The Amendment of Schedule 10 Regulations 2021 to the Corporate Insolvency and Governance Act 2020 is set to ease the restrictions over winding up petitions against a corporate debtor, taking effect on 1 October 2021 and set to last until 31 March 2022.
As a result of the Covid-19 pandemic, the Corporate Insolvency and Governance Act 2020 was put in place to restrict a creditor’s ability to present a statutory demand and winding up petition against a corporate debtor providing much-needed leeway for struggling businesses against the threat of winding up petitions.
Now, from 1 October 2021, those temporary restrictions – which were set to expire on 30 September 2021 – are being amended with new temporary regulations that are set to last until 31 March 2022. These regulations mean that a creditor may not present a petition for winding up unless the 4 conditions below are met:
Condition A is that the creditor is owed a debt by the company whose amount is liquidated, which has fallen due for payment, and which is not an excluded debt;
Condition B is that the debtor has been given written notice of the debt and an opportunity to provide repayment proposals for that debt;
Condition C is that at end of the period of 21 days, beginning with the day on which Condition B was met, the company has not made a proposal for the payment of the debt that is to the creditor’s satisfaction;
Condition D is that the debt is over £10,000.
In addition to these conditions, if the debtor makes proposals for payment after a creditor seeks a winding up order, the creditor must then give the court its reasons why the debtor’s proposals were unsatisfactory. The court will then review these reasons to conclude whether it can exercise its discretion to wind up a company.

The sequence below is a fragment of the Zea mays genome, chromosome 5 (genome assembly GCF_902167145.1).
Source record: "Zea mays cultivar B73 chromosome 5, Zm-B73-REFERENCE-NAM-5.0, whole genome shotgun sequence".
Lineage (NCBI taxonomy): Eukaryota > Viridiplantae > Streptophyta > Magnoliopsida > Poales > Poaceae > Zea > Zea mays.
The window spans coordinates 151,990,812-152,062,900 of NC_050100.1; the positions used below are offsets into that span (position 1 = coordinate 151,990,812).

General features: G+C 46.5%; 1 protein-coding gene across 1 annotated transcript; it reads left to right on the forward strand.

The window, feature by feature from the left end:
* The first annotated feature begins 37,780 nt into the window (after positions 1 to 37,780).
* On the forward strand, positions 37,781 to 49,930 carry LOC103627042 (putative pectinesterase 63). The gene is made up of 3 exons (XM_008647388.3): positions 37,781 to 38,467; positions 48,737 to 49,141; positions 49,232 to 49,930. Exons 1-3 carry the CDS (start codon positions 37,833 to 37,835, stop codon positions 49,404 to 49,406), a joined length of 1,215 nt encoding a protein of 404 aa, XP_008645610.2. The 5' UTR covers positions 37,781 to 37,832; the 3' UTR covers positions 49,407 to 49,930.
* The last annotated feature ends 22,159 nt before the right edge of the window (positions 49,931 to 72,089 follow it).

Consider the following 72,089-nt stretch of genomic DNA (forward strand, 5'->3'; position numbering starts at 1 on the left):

Nevertheless, for commercial rent arrears built up during the pandemic, commercial landlords continue to be prevented from presenting winding up petitions onto them unless they can show that the reason for non-payment is unrelated to the pandemic.
The Schedule 10 Regulations are a reaction to the easing of pandemic restrictions with the winding up process slowly returning to its normal pre-pandemic order while continuing to support businesses still suffering from the economic fallout from the pandemic.
As well as this, these amendments are set to work alongside the proposed legislation in relation to the recently announced rent arbitration scheme. This scheme is set to apply to commercial tenants who have been affected by Covid-19 business closures and is set to encourage consensual agreement rather than continual court proceedings.
© Whitestone Chambers